Optum to acquire Steward physician group

Optum, parent company of ASC chain SCA Health, will acquire financially troubled Dallas-based Steward Health Care's physician group, The Boston Globe reported March 26. 

An Optum subsidiary filed a notice March 26 with Massachusetts' Health Policy Commission to acquire the physician group, Stewardship Health, for an undisclosed amount, according to the report. The commission has 30 days to assess the effects of the proposed transaction on healthcare and could conduct a more extensive review. 

The sale is a part of the 33-hospital system's plan to mitigate financial distress, including falling $50 million behind on rent. Steward went from being purchased for $895 million in 2010 to losing more than $800 million from 2017 to 2020. In February, Steward released a plan to address financial issues, including a financing agreement with a $150 million cash infusion in additional liquidity as the system moved toward the sale of its physician group. 

The deal has drawn scrutiny from lawmakers, many of whom have repeatedly accused Steward of prioritizing shareholders over public health, according to the Globe. 

Sen. Elizabeth Warren said in a March 26 statement that while her top priority is ensuring the hospitals remain open, "Steward executives have no credibility, and I am concerned that this sale will not benefit patients or health care workers, or guarantee the survival of these facilities."

"Optum, a UnitedHealth Group subsidiary, is already the largest employer of physicians in the country — controlling over ten percent of American doctors — which means this deal raises significant antitrust concerns in Massachusetts and nationally," she added.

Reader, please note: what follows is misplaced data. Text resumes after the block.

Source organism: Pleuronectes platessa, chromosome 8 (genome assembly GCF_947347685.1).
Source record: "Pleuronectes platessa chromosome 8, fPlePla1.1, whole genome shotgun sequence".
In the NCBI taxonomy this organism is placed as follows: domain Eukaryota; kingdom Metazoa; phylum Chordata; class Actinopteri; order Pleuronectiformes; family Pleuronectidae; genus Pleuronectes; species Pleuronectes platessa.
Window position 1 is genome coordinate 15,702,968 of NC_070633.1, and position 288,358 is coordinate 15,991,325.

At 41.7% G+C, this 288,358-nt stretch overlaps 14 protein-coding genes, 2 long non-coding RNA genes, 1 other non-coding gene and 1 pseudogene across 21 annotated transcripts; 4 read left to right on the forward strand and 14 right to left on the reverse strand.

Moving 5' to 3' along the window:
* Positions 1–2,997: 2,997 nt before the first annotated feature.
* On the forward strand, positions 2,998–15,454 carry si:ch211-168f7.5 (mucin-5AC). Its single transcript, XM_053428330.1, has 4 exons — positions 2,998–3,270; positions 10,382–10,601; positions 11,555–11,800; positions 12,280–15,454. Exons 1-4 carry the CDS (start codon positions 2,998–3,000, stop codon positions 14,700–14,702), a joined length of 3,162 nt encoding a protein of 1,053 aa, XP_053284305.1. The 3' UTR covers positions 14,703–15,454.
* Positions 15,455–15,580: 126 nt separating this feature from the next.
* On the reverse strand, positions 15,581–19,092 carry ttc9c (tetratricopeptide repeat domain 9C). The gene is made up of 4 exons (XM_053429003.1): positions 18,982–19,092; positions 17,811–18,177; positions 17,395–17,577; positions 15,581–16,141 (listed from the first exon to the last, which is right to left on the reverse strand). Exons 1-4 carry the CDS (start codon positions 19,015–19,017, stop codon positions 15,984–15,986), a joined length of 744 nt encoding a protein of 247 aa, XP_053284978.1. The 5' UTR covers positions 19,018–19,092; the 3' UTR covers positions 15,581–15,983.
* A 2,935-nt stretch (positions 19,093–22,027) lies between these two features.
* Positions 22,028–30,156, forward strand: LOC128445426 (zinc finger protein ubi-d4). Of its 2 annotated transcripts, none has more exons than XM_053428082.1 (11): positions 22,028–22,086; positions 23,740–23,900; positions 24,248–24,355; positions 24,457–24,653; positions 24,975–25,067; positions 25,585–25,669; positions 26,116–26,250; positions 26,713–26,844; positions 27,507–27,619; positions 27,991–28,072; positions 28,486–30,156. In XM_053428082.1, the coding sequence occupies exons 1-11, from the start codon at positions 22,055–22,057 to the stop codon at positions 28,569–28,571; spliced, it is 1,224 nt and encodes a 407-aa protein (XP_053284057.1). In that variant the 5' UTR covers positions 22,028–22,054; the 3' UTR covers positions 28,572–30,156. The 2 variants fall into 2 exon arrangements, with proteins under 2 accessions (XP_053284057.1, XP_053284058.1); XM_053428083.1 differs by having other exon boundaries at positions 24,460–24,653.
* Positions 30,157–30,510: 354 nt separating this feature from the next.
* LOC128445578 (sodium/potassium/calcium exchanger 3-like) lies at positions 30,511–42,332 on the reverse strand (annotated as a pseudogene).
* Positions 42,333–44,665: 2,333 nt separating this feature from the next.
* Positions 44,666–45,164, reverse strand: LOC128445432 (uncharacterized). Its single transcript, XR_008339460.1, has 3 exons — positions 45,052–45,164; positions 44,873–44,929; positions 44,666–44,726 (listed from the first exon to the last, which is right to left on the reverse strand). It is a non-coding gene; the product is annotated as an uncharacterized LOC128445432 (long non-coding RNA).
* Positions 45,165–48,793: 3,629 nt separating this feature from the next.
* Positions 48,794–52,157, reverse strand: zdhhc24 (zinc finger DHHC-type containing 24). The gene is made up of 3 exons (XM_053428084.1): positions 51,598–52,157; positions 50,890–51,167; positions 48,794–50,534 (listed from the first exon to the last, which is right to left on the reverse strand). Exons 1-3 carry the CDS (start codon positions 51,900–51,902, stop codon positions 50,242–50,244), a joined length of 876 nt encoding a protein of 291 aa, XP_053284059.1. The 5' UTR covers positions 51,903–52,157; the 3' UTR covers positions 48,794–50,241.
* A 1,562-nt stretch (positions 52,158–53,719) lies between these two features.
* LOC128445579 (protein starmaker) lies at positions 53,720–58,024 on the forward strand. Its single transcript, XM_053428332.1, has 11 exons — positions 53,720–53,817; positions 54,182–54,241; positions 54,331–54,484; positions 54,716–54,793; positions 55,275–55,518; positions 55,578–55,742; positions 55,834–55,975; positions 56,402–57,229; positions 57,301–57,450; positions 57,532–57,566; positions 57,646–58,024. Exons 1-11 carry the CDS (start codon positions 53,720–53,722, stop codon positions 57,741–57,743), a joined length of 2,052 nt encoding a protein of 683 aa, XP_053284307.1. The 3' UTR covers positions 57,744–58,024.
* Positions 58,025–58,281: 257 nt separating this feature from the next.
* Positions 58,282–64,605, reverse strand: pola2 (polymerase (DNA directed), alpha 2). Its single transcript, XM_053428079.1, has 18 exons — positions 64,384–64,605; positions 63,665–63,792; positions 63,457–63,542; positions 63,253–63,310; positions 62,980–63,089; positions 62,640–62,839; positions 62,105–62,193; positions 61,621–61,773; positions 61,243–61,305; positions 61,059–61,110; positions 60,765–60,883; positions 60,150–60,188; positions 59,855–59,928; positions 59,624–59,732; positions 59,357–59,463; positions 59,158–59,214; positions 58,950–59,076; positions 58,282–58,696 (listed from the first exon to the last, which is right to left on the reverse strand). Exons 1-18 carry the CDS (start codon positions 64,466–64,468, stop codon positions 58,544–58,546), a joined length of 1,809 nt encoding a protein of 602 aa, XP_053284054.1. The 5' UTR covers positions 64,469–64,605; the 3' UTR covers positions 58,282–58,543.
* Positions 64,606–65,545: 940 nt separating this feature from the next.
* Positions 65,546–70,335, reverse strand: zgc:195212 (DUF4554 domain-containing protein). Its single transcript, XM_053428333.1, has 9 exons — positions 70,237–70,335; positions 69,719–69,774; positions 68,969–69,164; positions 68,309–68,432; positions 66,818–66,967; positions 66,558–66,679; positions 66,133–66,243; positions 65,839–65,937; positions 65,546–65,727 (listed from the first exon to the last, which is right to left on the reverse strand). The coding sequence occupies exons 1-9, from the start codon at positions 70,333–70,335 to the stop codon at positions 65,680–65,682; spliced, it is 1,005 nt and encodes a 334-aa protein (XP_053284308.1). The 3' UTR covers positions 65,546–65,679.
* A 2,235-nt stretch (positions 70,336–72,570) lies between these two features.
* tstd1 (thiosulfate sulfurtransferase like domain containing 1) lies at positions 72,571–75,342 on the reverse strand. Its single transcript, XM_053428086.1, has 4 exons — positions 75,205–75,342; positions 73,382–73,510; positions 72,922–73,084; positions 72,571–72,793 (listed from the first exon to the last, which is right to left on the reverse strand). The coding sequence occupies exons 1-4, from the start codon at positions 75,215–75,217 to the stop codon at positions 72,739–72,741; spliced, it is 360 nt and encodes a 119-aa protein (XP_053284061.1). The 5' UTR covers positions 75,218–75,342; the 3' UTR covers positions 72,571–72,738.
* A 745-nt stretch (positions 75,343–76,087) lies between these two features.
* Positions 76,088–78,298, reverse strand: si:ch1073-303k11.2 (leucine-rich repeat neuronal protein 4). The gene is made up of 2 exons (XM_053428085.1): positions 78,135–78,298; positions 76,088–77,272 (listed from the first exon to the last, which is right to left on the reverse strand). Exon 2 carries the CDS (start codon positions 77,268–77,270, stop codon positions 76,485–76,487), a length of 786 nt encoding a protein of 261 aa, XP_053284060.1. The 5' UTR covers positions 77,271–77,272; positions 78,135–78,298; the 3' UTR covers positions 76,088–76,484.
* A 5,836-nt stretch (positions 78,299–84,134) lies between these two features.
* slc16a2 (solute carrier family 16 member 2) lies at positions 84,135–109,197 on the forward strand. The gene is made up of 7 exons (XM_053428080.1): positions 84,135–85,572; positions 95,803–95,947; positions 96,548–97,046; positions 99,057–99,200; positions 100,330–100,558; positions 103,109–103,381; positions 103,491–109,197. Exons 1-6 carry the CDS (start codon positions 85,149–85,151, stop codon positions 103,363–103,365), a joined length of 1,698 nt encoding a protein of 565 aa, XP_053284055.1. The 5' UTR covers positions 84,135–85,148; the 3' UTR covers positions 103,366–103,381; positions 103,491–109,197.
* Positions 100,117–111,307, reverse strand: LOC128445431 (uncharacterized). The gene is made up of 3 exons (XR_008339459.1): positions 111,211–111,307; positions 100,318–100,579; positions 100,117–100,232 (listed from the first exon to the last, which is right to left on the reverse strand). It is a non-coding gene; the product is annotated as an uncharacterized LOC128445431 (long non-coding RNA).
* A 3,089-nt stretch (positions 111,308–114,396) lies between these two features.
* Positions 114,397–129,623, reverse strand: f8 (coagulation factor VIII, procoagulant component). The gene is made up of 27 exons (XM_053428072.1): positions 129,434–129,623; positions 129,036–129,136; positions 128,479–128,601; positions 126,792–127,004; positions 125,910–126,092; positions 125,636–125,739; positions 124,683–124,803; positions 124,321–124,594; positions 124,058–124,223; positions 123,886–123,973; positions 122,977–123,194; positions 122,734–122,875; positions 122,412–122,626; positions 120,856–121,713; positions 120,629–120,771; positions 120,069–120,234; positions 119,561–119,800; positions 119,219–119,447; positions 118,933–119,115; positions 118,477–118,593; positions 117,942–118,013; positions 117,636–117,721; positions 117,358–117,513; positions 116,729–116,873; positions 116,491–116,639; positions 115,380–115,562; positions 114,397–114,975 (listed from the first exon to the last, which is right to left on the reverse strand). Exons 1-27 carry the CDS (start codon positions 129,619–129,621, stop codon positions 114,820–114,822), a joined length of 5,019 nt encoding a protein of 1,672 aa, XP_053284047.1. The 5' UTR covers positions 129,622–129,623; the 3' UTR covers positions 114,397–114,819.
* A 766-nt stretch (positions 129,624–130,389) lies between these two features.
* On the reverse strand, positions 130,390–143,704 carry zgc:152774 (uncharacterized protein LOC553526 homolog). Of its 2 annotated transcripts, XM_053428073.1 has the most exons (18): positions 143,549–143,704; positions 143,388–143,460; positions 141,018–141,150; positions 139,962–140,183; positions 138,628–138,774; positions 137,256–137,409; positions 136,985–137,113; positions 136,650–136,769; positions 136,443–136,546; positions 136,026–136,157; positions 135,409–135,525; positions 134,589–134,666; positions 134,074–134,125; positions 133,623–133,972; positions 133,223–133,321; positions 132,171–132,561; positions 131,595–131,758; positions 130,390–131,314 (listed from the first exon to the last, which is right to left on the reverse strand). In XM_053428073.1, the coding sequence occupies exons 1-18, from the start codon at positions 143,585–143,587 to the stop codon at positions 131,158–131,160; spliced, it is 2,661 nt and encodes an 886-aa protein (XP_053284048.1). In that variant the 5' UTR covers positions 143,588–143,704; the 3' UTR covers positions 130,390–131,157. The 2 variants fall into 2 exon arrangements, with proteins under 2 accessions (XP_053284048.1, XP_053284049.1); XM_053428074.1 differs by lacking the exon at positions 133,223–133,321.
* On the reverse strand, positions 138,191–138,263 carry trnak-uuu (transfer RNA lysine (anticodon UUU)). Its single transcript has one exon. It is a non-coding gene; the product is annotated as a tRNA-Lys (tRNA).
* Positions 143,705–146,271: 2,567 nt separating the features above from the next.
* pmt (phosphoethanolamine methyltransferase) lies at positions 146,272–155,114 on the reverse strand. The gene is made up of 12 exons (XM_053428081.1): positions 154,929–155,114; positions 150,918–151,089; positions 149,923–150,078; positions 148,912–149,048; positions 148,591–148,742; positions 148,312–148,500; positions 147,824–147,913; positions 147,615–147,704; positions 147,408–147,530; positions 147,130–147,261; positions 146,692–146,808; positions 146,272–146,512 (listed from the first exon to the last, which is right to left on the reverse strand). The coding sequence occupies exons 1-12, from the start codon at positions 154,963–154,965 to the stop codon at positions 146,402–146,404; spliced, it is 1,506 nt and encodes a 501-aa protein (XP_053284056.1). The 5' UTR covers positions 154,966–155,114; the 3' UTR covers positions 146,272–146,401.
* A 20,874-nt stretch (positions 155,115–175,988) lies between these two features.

Steward is looking to transfer ownership of all nine Massachusetts hospitals and will close its Stoughton, Mass.-based rehabilitation hospital on April 2. Additionally, Steward closed San Antonio-based Texas Vista Medical Center in May and Port Arthur-based Medical Center of Southeast Texas last month. 

Optum has seen soaring growth in the last year, adding nearly 20,000 physicians in 2023. The group's growth is "raising antitrust and noncompete concerns as more payers and private equity firms pursue medical practice acquisitions," according to a December report from Medscape.

“Any potential transfer of Stewardship Health should center around the needs of patients and help stabilize — not further harm— the commonwealth’s already fragile healthcare system," Massachusetts Health and Hospital Association President and CEO Steve Walsh said in a statement shared with Becker's. "We believe a transaction of this magnitude must be subject to a stringent and transparent approval process that invokes Massachusetts’ best oversight tools – the very same oversight that local hospitals are held to.”

Becker's has reached out to StewaOptum and will update this story as more information becomes available. 

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